Tom Wells on... Penguins and PlaywritingDate: 24 May 2010
Tom Wells is a young playwright from Hull, whose first full length play Me, As A Penguin is currently on tour after playing at the Arcola in London this April and May, following its world premiere at West Yorkshire Playhouse’s Northern Exposure showcase in 2009.
He was selected for West Yorkshire Playhouse’s scheme So You Want to be a Writer in 2007, and in 2009 he was chosen for Paines Plough’s Future Perfect, a year-long attachment to the new writing theatre company.
Other theatre credits include: About A Goth for Oran Mor (Glasgow) and Notes for First Time Astronauts for Later (Soho Theatre).
Tom grew up in Kilnsea, East Yorkshire.
So tell us, who is Tom Wells?
Before I wrote Me, As a Penguin, I had finished Uni and was just working in a café. I studied English at St. Hugh’s College, Oxford. I then did the 5-week So You Want to be a Writer course at the West Yorkshire Playhouse - you don’t have to have written anything before, you just write a letter of application. The Playhouse read everyone’s letters and try to choose a good mix of people. They’re keen to encourage people who haven’t had a great deal of experience in writing, but have interesting stories that they want to tell. I’d written a few poems, and that was it really.
What did the course entail?
We all wrote short plays - around 5 minutes or so. Some of us wrote 10 minute plays that were performed as part of Light Night in Leeds, so we had six site-specific performances across the city; one of which I wrote. From that we did some workshops at the Playhouse with Playwright Colin Teevan (currently Associate Artist at WYP). I wrote Me, As a Penguin… and now it has its own little tour.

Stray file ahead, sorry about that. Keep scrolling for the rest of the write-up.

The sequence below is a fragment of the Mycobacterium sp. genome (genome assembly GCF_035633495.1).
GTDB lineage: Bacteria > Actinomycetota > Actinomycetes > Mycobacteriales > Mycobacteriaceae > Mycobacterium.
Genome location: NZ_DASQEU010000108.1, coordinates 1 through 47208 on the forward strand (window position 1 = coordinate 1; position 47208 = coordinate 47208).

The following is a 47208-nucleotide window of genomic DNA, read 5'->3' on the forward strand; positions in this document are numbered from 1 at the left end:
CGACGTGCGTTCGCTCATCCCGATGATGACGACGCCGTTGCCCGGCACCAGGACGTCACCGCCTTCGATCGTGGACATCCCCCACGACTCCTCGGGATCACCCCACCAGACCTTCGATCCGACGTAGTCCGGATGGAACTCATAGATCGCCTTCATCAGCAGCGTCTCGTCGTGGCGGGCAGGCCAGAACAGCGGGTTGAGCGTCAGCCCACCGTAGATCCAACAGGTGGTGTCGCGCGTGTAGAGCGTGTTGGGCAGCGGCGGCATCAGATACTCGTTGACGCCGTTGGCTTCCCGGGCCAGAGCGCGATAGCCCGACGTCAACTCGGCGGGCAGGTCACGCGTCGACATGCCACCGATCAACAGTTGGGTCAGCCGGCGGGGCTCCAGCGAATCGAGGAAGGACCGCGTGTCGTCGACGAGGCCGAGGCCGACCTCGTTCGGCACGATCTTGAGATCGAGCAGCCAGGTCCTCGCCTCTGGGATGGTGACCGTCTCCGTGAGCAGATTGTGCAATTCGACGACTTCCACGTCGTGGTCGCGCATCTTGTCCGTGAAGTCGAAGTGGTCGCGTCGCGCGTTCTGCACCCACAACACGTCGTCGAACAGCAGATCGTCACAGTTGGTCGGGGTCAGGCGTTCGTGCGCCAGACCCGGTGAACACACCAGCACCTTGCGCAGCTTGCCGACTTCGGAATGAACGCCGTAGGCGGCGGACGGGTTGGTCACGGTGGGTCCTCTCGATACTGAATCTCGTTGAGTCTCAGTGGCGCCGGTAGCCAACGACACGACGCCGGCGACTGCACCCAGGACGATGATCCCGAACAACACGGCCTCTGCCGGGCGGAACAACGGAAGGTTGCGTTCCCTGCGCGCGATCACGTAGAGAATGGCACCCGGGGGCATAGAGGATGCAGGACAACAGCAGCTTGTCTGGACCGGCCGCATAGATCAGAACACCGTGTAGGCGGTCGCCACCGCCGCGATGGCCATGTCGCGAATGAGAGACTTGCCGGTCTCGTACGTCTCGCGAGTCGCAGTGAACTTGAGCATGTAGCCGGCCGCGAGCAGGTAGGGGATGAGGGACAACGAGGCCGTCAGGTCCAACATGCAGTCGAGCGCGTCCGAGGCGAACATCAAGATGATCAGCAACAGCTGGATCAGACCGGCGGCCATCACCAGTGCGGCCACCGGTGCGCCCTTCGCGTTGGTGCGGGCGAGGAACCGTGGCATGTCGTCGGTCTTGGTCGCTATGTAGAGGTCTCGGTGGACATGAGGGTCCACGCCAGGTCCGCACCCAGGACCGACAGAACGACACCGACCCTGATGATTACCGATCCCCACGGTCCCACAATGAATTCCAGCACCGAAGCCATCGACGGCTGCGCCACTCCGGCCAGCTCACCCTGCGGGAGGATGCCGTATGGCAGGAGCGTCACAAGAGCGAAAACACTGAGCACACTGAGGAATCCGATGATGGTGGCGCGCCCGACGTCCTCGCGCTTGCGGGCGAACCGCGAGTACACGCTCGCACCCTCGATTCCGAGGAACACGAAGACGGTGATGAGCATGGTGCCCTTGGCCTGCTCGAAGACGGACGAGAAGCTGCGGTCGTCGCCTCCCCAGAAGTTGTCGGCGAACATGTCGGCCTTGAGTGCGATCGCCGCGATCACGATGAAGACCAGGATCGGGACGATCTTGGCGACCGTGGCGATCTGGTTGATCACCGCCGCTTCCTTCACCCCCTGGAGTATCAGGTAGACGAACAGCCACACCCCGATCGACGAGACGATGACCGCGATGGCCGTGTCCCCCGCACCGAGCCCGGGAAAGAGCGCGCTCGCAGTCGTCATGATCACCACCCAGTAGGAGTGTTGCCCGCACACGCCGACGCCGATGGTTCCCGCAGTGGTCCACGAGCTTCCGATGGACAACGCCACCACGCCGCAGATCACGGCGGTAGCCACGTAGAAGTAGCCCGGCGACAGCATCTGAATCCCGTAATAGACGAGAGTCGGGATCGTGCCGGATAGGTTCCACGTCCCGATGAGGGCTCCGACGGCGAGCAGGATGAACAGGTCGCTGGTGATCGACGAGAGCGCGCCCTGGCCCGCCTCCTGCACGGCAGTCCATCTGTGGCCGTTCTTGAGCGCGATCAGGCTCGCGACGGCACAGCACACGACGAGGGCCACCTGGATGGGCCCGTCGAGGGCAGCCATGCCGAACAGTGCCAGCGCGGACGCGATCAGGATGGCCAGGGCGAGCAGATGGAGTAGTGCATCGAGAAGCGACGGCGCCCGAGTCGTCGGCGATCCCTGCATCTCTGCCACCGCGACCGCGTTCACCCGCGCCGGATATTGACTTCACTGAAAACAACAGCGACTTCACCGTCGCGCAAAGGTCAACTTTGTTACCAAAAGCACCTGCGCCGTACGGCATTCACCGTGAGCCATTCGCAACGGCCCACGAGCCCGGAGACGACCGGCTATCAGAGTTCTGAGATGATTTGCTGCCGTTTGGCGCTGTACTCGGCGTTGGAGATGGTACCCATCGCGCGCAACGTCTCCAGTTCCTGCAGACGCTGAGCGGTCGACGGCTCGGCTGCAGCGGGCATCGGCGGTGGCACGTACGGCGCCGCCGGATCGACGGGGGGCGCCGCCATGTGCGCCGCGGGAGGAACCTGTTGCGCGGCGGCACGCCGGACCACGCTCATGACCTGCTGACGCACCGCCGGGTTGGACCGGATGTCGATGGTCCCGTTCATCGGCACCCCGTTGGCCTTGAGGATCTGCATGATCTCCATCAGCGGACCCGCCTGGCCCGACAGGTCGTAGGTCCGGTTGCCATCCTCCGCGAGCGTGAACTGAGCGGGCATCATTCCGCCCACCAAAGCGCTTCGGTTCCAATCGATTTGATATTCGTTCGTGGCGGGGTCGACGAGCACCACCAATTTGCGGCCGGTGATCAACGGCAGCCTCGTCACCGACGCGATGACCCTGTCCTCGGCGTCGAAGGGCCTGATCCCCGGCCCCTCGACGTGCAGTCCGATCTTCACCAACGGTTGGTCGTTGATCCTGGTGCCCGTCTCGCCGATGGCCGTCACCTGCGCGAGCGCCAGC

What did you hope to achieve when you started the course at West Yorkshire Playhouse?
I wanted to be a writer, eventually. I hadn’t really written anything involved with theatre before. It’s quite hard when you’re at school and drama is such a boisterous subject, and if that’s not the kind of thing you enjoy then it’s hard to get into. As a playwright it’s fine not to be really boisterous.
The more work that I do in theatre the more I think that theatre’s a really brilliant way of looking at things… You start off with a script, then the director brings their ideas and the actors bring theirs, and it just ends up being bigger than it started off as…
Everyone's worked really hard and got to the heart of it which is really hard because it's funny and it's sad, which is quite a hard balance, but they've done it really beautifully. It has a great spirit and I hope that people will respond to that. They're a great bunch of actors, funny and charismatic, and (the director) Chris Hill has done a wonderful job; really true to the heart of the play…
It’s more of a team effort, and it’s friendly and not at all lonely; I imagine novelists get quite lonely just sitting on their own.
In a nutshell, what is Me, As a Penguin about?
It’s about a young man from a small seaside town, who goes to stay with his sister and her husband in Hull to try and sample the Hull gay scene. It’s about what happens when you’re outside your comfort zone. Obviously there’s a penguin involved…
The main character Stitch has a bit of a relationship with someone who works in an aquarium and ends up rashly stealing a baby penguin in a moment of impulse. The theft takes place before the play starts, so the narrative is the fallout of that. Stitch is already openly gay, and I think his family is really supportive but the town where he’s from, Withernsea, is really rural and he wouldn’t be likely to meet anyone there. It’s right on the east coast of Yorkshire, underneath Hornsea. It used to be quite a vibrant seaside town and now it’s like a lot of seaside towns; a bit dingy, full of retired people and amusement arcades. Not a great place to grow up. Right at the start of the play, Stitch won’t let anyone in the bathroom and you don’t know why.
The first reveal is that of the baby penguin he stole and things fall apart a bit from there, but hopefully comically. Things with Dave (the Aquarium worker) are not quite what he’d hoped and his sister goes into labour which makes things more complicated. Then ending is a good one for Stitch, but it’s not happy. It’s not tragedy, but he ends up going home with his tail between his legs. It’s a play about disappointment, but that it’s ok to be disappointed. It’s not like a Disney ending....